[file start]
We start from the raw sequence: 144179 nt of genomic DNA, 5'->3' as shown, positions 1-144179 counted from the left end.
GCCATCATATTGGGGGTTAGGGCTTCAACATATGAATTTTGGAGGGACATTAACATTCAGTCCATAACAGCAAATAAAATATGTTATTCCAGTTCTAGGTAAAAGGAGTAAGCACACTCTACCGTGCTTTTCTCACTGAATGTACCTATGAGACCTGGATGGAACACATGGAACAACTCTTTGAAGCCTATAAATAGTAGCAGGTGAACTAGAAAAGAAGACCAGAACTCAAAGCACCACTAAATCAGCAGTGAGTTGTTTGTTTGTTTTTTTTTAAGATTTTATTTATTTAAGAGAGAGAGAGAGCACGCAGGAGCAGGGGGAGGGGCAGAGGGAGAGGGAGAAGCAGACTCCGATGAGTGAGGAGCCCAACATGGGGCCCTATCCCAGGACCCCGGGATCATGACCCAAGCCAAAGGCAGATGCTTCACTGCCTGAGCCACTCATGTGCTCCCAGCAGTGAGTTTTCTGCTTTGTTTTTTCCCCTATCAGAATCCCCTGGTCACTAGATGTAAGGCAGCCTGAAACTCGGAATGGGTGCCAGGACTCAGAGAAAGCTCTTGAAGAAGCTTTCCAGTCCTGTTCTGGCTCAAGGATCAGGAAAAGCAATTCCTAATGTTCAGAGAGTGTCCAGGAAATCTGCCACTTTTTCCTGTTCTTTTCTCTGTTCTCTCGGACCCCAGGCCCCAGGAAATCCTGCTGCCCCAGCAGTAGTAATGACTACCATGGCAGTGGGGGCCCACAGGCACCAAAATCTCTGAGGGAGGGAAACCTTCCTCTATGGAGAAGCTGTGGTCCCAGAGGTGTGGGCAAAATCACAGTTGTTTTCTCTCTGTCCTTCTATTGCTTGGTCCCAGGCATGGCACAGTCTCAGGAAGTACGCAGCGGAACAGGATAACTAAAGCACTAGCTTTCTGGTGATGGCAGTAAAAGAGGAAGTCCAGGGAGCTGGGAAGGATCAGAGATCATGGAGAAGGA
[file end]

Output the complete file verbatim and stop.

We start from the raw sequence: 144179 nt of genomic DNA, 5'->3' as shown, positions 1-144179 counted from the left end.
GCCATCATATTGGGGGTTAGGGCTTCAACATATGAATTTTGGAGGGACATTAACATTCAGTCCATAACAGCAAATAAAATATGTTATTCCAGTTCTAGGTAAAAGGAGTAAGCACACTCTACCGTGCTTTTCTCACTGAATGTACCTATGAGACCTGGATGGAACACATGGAACAACTCTTTGAAGCCTATAAATAGTAGCAGGTGAACTAGAAAAGAAGACCAGAACTCAAAGCACCACTAAATCAGCAGTGAGTTGTTTGTTTGTTTTTTTTTAAGATTTTATTTATTTAAGAGAGAGAGAGAGCACGCAGGAGCAGGGGGAGGGGCAGAGGGAGAGGGAGAAGCAGACTCCGATGAGTGAGGAGCCCAACATGGGGCCCTATCCCAGGACCCCGGGATCATGACCCAAGCCAAAGGCAGATGCTTCACTGCCTGAGCCACTCATGTGCTCCCAGCAGTGAGTTTTCTGCTTTGTTTTTTCCCCTATCAGAATCCCCTGGTCACTAGATGTAAGGCAGCCTGAAACTCGGAATGGGTGCCAGGACTCAGAGAAAGCTCTTGAAGAAGCTTTCCAGTCCTGTTCTGGCTCAAGGATCAGGAAAAGCAATTCCTAATGTTCAGAGAGTGTCCAGGAAATCTGCCACTTTTTCCTGTTCTTTTCTCTGTTCTCTCGGACCCCAGGCCCCAGGAAATCCTGCTGCCCCAGCAGTAGTAATGACTACCATGGCAGTGGGGGCCCACAGGCACCAAAATCTCTGAGGGAGGGAAACCTTCCTCTATGGAGAAGCTGTGGTCCCAGAGGTGTGGGCAAAATCACAGTTGTTTTCTCTCTGTCCTTCTATTGCTTGGTCCCAGGCATGGCACAGTCTCAGGAAGTACGCAGCGGAACAGGATAACTAAAGCACTAGCTTTCTGGTGATGGCAGTAAAAGAGGAAGTCCAGGGAGCTGGGAAGGATCAGAGATCATGGAGAAGGA